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October 15, 2016 BOOKLIST
Find more Booklist Editors' Choice
Selected by the Books for Youth editors, the following titles constitute the year’s best personal reading for teenagers among adult books published in 2008. More on each book’s content and suggested audience can be found in the full-length Booklist review.
First Darling of the Morning: Selected Memories of an Indian Childhood. By Thrity Umrigar. HarperCollins/Perennial, paper, $14.95 (9780061451614).
Umrigar’s eloquent and melancholy coming-of-age memoir paints an evocative portrait of growing up in a middle-class Bombay family before discovering the world of art and literature.
Have You Found Her. By Janice Erlbaum. Villard, paper, $13.95 (9780812974577).
Erlbaum writes about helping a struggling 19-year-old junkie, melding a sobering look into abuse and recovery with elements that could have leapt straight from a thriller novel.
The Soloist: A Lost Dream, an Unlikely Friendship, and the Redemptive Power of Music. By Steve Lopez. Putnam, $25.95 (9780399155062).
Lopez’s emotionally charged tale of raw talent and renewed hope investigates a homeless man whose virtuosic talent had him on the path to concert halls before his descent into the nightmare of schizophrenia.
What It Is. By Lynda Barry. Illus. by the author. Drawn & Quarterly, $24.95 (9781897299357).
Part memoir, part how-to, this graphic-novelish guide to the creative process, full of penetrating, Zen-like questions, will surprise and motivate teens discovering their own artistic talents.
All Souls. By Christine Schutt. Harcourt, $22 (9780151014491).
Friends and classmates of a girl struck down with a potentially fatal illness come to terms with their own shortcomings in this nuanced inside look at dysfunctional prep-school life.
The Art of Racing in the Rain. By Garth Stein. HarperCollins, $23.95 (9780061537936).
Unusual not just because it folds thrilling car-racing scenes into a moving family drama but also because this entire tale is told by the family’s wisest member—the dog, Enzo.
City of Thieves. By David Benioff. Viking, $24.95 (9780670018703).
This high-spirited adventure takes place during the 1941 Siege of Leningrad, where 17-year-old Lev must complete an impossible task—finding a dozen eggs for a Russian colonel—to save himself from execution.
The Flowers. By Dagoberto Gilb. Grove/Atlantic, $24 (9780802118592).
Sonny Bravo, a 15-year-old Chicano, gets drawn into the lives of his neighbors in an apartment building known as the Flowers and wavers between love and lust, crime and education.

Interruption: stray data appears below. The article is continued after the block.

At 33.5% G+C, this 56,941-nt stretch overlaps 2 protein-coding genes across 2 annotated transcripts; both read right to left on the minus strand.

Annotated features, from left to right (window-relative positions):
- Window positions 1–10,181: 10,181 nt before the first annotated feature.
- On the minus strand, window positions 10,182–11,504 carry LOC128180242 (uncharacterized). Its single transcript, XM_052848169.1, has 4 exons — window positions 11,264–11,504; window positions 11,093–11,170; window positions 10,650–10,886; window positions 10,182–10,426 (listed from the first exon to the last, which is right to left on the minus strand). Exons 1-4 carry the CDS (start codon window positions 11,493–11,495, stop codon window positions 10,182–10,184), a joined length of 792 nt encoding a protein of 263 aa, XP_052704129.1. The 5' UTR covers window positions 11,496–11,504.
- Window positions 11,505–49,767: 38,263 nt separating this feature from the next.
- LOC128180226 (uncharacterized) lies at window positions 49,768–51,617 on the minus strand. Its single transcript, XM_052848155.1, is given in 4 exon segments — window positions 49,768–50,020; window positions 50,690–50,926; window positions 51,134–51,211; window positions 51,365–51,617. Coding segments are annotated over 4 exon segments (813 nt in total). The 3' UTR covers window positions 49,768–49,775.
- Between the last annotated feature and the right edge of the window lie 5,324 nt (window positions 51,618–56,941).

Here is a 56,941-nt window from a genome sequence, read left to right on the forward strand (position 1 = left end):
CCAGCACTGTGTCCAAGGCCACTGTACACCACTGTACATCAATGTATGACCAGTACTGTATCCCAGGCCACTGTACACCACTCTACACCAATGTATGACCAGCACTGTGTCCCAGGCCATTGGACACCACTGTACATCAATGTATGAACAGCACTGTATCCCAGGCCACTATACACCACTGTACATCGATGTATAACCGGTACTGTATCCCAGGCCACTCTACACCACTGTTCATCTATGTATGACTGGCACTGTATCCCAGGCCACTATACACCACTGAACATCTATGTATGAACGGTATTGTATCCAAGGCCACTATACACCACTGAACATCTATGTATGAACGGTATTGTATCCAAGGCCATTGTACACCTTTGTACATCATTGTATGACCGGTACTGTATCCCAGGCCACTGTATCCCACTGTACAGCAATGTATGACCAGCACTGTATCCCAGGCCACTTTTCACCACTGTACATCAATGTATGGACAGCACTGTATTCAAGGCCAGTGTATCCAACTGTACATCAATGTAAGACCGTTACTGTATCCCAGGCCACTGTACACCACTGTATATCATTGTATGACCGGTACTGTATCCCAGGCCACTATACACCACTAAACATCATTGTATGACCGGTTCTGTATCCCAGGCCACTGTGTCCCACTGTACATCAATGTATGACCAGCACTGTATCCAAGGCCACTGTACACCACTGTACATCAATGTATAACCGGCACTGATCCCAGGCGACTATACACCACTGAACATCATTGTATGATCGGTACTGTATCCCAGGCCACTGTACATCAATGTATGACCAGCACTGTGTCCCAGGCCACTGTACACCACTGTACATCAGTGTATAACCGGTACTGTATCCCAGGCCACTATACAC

The Host. By Stephenie Meyer. Little, Brown, $25.99 (9780316068048).
A love tangle of indefinable shape results when Wanderer, an extraterrestrial parasite, and her resistant human host, Melanie Stryder, set out to find the man Melanie loves.
Life Sucks. By Jessica Abel and Gabe Soria. Illus. by Warren Pleece. First Second, paper, $19.95 (9781596431072).
Combining an irreverent Clerks-style cast of wage-slave losers with the heated passions of an urban vampire tale, this irresistible gothic-comic graphic novel wonders which is worse, life or undeath.
Over and Under. By Todd Tucker. St. Martin’s/Thomas Dunne, $23.95 (9780312379902).
In this classic coming-of-age story, two inseparable 14-year-olds test the limits of their friendship and discover the sobering realities of growing up during a bitter strike in 1979.
Real World. By Natsuo Kirino. Tr. by Philip Gabriel. Knopf, $22.95 (9780307267573).
Kirino brilliantly brings together noir and coming-of-age in this grim story of four teenage Japanese girls navigating the pressures of society as they become fascinated with a classmate accused of murder.
Say You’re One of Them. By Uwem Akpan. Little, Brown, $23.99 (9780316113786).
Akpan personalizes the horrific conflicts of sub-Saharan Africa in this collection of stories, each told by a child narrator, matching eroding innocence with their remarkable resilience.
The Somnambulist. By Jonathan Barnes. Morrow, $23.95 (9780061375385).
In this darkly comic mix of multiple genres, Barnes throws an Edwardian magician at a noir world of undercover agents and dystopian cults. Think of this remarkably entertaining tale as a graphic novel written in longhand.
The Story of Edgar Sawtelle. By David Wroblewski. Ecco, $26.95 (9780061374227).
With beautiful writing hung upon an engrossing plot, Wroblewski explores the wordless lanes of communication between a boy and his dogs as they flee from devastating family loss.
Tamara Drewe. By Posy Simmonds. Illus. by the author. Houghton/Mariner, paper, $16.95 (9780547154121).
This graphic novel, a mix of prose narrative and sequential art, tells the dual narratives of a middle-aged academic and a fresh-faced young columnist, delightfully skewering British upper-crust society.
Three Girls and Their Brother. By Theresa Rebeck. Crown/Shaye Areheart, $23.95 (9780307394149).
This devious satire, following four siblings as they are thrust into the glitzy world of show-biz fame, reads like a highbrow Gossip Girl (which isn’t to say all the fun bits have been taken out).
When We Were Romans. By Matthew Kneale. Doubleday/Nan A. Talese, $23.95 (9780385526258).
Both heartbreaking and humorous, this tale of a family in disintegration is narrated in a marvelously offbeat fashion by nine-year-old Lawrence as the family attempts to make a new life in Rome.
Winged Creatures. By Roy Freirich. St. Martin’s/Griffin, paper, $13.95 (9780312378950).
After witnessing a grisly murder/suicide, the survivors, including two teens, struggle to reconcile the fleeting nature of existence in this pop culture–obsessed but highly emotional narrative.
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